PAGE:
By Professor Claudia Gray, Paediatrician and Allergist, Kidsallergy Centre, Pinelands, Cape Town
Eczema (otherwise known as atopic dermatitis) is a chronic itchy skin condition caused by many factors. The underlying cause is a disrupted barrier of the skin, usually due to genetic reasons. Several things can aggravate eczema, such as heat, sweating, illness, irritants, and in some cases, certain foods.
Eczema causes a very itchy rash, with red inflamed patches, often against a background of dry skin. Acute flare ups can be wet and weepy. Scratching is often unavoidable but in itself leads to the eczema flaring up more, leading to a vicious cycle (the “itch-scratch” cycle).
Eczema cannot be cured, but it can generally be managed very well. It may come and go over many years, but often is outgrown over time. In babies, eczema may affect the face as well as the body; in children, eczema often tends to affect the flexure creases such as the insides of the elbows and back of the knees and neck; in adults, hand eczema is more common.
Management of eczema by your allergist or dermatologist will include:
- Identifying and reducing triggers.
- Regular use of emollients, chosen carefully for each patient (special bland moisturisers).
- Avoiding soaps and scented products.
- Using anti-inflammatory agents such as topical steroid creams and ointments.
- Other creams with anti-inflammatory action, and occasionally oral drugs in the very resistant cases.
- Occasionally, hospital admissions for wet-wraps will be needed.
Is eczema caused by food allergies?
It is a common misconception that eczema is usually caused by food allergies. Indeed food allergies are far more common in eczema patients than in patients with a normal skin, but usually not the cause of eczema.
Up to 40% of patients with moderate to severe eczema have a food allergy of sorts, most commonly to eggs, peanuts and cow’s milk. This is more common in children with early onset eczema less than six months of age, and in those with severe, treatment-resistant eczema. However, in less than 20% of cases does ingestion of these foods actually lead to the eczema.
More commonly, these foods cause a typical immediate reaction in eczema patients, such as immediate hives and rashes, and even more severe reactions such as breathing difficulties. In the minority of eczema patients such foods actually cause eczema flares.
Blanket elimination diets are not to be used in eczema patients. Therefore, if the patient or clinician is concerned about a food allergy contributing to eczema, rather have a proper assessment by an allergist, who can determine exactly which foods may be involved.
Interestingly, although many people believe that food allergies cause eczema, which we have now learned occurs in the minority of patients, it is true that the opposite relationship is more common: eczema can cause other allergies such as food allergies and also respiratory allergies. This is because a broken skin barrier can let allergens through the skin and set up an immune response which can lead to allergies.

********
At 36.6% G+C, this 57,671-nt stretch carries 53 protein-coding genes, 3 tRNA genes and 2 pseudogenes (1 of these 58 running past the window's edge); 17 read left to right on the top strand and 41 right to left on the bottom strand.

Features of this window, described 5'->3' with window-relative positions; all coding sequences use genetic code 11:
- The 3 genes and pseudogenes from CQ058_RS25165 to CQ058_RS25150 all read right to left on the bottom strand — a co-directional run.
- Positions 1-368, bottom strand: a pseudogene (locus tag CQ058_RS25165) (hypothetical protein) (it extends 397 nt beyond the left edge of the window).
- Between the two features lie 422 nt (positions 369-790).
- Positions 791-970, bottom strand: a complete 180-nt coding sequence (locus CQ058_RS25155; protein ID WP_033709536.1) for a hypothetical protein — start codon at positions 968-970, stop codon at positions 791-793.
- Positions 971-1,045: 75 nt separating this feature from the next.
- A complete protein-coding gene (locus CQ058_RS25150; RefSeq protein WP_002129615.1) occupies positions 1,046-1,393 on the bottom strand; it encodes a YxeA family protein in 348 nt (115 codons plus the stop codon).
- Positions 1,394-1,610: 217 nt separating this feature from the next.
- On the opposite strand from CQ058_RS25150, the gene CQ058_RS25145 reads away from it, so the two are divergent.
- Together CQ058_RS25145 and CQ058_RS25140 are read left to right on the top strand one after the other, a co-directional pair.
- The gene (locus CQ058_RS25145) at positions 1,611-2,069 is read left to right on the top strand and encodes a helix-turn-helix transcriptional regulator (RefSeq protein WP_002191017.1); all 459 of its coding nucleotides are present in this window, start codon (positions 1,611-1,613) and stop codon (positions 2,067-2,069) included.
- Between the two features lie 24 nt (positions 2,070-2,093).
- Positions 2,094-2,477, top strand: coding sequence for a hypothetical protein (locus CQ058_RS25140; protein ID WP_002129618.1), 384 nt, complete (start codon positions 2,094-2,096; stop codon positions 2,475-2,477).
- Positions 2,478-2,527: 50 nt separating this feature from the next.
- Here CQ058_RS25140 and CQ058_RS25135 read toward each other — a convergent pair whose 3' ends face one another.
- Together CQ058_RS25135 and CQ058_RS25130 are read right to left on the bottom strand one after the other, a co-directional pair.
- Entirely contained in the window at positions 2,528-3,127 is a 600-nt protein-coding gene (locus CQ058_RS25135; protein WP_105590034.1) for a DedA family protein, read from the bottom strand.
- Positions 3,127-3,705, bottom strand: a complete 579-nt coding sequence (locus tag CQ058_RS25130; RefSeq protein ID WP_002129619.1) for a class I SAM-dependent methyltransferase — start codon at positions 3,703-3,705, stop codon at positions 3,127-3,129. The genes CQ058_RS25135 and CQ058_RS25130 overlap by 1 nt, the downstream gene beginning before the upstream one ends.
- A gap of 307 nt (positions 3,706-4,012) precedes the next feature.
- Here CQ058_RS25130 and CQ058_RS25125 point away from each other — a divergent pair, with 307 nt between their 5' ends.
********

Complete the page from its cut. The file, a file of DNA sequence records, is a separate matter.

Therefore, effective treatment and prevention of eczema is an important step in trying to reduce the development of other allergies such as food allergies or asthma.
Why does eczema frequently flare up during summer?
Watch out for the S’s:
- Sun and heat
- Sunscreen (find one that suits your child’s skin; it may need to be a mineral sunscreen rather than a chemical one).
- Sand and sea: irritants such as the salt-water in the sea, sand and chlorine can really flare eczema.
- Sickness: any illnesses stress the immune system and often flare up eczema.
- Stress itself can be a cause of eczema flares, especially in adolescents and adults.
- Seasonal allergens: suffering from a grass pollen allergy can flare up the whole system during summer and thus contribute to eczema flares.
What can we do to protect our skins during the summer?
- Stay with your basic eczema care! This includes emollients and in some cases maintenance anti-inflammatory creams and ointments.
- Avoid, where possible, the obvious triggers such as heat and sweating, and avoid the sun during the midday hours when it is particularly harsh.
- Find an appropriate sunscreen that suits your skin (usually one for sensitive skins) and use it judiciously.
- Moisturise, moisturise, moisturise! Use a good quality emollient as often as possible, ideally twice daily or more.
- Ideally, shower after a swim in the sea of a swimming pool and then apply emollient to the skin. If the skin is particularly sensitive to salt or chlorine, apply a moisturiser before swimming too!
- You may have to step up the eczema treatment in times of sickness or when seasonal allergies are playing up. Also, remember to stay on top of your allergic rhinitis (and asthma) treatments.